Brits are preparing for a week of travel chaos starting on Saturday, as thousands of rail operators walk out in strike action.
On 4, 7 and 9 November this week workers at 14 train operating companies will down tools, bringing the country to a screeching halt.
London Overground, the tube network and Elizabeth Line will also be affected, with RMT, UNITE and TSSA unions walking out over three days.
Among operators striking on Saturday include Govia Thameslink Railway, which includes the Gatwick Express, and South Eastern and Western Railways.
According to TFL, the majority of the Overground service will be down on Saturday, while on Thursday 10 November, “limited or no service is expected on the entire London Underground.”
It noted that “while the industrial action on the Saturday 5, Monday 7 and Wednesday 9 November does not involve TfL staff, disruption is expected on the District and Bakerloo lines, London Overground, and the Elizabeth line, which all share some sections of track with Network Rail.”
On 10 November there will be separate strikes on the London Overground and Underground as Arriva Rail London workers walk out.
5, 7 and 9 November strikes were called by the RMT Union, who are taking action over conditions and pay.
The union said the industry is “working hard to minimise the effect” strikes will have on services but “it is inevitable that services will be cancelled or severely disrupted. It is likely that there will be a very limited service on these days with no services at all on some routes.”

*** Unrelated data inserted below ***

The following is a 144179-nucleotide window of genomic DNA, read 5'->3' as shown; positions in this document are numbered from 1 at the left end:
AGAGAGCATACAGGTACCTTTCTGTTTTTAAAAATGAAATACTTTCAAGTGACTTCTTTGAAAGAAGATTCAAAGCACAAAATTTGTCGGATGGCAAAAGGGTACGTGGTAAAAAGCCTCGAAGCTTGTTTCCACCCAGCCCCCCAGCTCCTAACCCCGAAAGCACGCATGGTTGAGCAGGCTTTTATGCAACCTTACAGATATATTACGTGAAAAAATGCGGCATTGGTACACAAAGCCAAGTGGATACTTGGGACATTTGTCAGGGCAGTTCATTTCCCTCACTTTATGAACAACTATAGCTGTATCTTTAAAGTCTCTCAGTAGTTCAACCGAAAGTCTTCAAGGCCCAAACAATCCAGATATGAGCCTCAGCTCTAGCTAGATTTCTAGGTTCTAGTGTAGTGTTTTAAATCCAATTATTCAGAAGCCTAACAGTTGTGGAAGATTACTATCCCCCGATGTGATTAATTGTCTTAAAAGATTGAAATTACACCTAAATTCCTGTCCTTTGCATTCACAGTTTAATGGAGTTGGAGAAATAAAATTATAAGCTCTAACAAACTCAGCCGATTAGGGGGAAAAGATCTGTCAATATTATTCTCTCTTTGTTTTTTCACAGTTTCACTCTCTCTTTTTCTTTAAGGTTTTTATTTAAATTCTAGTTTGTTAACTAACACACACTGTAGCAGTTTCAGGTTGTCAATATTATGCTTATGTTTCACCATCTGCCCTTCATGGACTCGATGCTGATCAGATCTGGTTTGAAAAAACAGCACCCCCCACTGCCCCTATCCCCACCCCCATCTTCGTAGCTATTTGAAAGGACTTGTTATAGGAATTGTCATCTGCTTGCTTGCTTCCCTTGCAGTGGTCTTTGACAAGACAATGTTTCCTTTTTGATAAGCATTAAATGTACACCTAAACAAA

It also said on days after the strike, Sunday 6 November, Tuesday 8 and Thursday 10, “services will also start later than usual in the morning.”
On Saturday, the London Overground is also set to have a severely reduced service.
Glynn Barton, TfL’s Interim Chief Operating Officer, said “it’s highly disappointing that the RMT union is planning strike action on the London Underground and Overground on 10 November.”
“We are encouraging them to withdraw this disruptive action and continue to engage with us and Arriva Rail London, operator of the London Overground, to avoid disruption to our customers.”
“This disruptive action on London Underground comes as part of a dispute with the RMT over pensions, jobs and conditions. No proposals have been tabled on pensions or terms and conditions, and nobody has or will lose their jobs because of the proposals TfL has set out.
“TfL’s recent funding agreement with Government required it to develop options around pensions and if any change has to be progressed then this would require appropriate consultation and further work before any decisions can be made.